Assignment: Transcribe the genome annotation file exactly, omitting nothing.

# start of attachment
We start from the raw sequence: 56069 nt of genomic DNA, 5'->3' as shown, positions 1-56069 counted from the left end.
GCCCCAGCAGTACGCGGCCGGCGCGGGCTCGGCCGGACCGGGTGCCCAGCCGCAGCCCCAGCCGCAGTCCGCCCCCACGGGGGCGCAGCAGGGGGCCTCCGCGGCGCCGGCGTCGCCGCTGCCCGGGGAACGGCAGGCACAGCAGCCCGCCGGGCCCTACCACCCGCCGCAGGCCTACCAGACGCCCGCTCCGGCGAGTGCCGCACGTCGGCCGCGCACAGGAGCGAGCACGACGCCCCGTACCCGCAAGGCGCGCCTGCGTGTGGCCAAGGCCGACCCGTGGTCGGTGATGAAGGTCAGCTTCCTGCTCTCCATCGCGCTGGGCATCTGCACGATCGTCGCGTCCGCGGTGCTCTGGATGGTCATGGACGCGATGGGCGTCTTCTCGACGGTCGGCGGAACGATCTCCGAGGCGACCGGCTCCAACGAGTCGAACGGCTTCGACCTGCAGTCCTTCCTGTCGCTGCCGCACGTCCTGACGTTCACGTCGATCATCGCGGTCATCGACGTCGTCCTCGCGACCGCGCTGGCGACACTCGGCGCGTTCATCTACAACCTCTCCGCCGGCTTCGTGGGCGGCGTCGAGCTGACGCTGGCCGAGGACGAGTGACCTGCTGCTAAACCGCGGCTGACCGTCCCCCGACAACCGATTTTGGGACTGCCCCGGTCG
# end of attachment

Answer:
We start from the raw sequence: 56069 nt of genomic DNA, 5'->3' as shown, positions 1-56069 counted from the left end.
GCCCCAGCAGTACGCGGCCGGCGCGGGCTCGGCCGGACCGGGTGCCCAGCCGCAGCCCCAGCCGCAGTCCGCCCCCACGGGGGCGCAGCAGGGGGCCTCCGCGGCGCCGGCGTCGCCGCTGCCCGGGGAACGGCAGGCACAGCAGCCCGCCGGGCCCTACCACCCGCCGCAGGCCTACCAGACGCCCGCTCCGGCGAGTGCCGCACGTCGGCCGCGCACAGGAGCGAGCACGACGCCCCGTACCCGCAAGGCGCGCCTGCGTGTGGCCAAGGCCGACCCGTGGTCGGTGATGAAGGTCAGCTTCCTGCTCTCCATCGCGCTGGGCATCTGCACGATCGTCGCGTCCGCGGTGCTCTGGATGGTCATGGACGCGATGGGCGTCTTCTCGACGGTCGGCGGAACGATCTCCGAGGCGACCGGCTCCAACGAGTCGAACGGCTTCGACCTGCAGTCCTTCCTGTCGCTGCCGCACGTCCTGACGTTCACGTCGATCATCGCGGTCATCGACGTCGTCCTCGCGACCGCGCTGGCGACACTCGGCGCGTTCATCTACAACCTCTCCGCCGGCTTCGTGGGCGGCGTCGAGCTGACGCTGGCCGAGGACGAGTGACCTGCTGCTAAACCGCGGCTGACCGTCCCCCGACAACCGATTTTGGGACTGCCCCGGTCG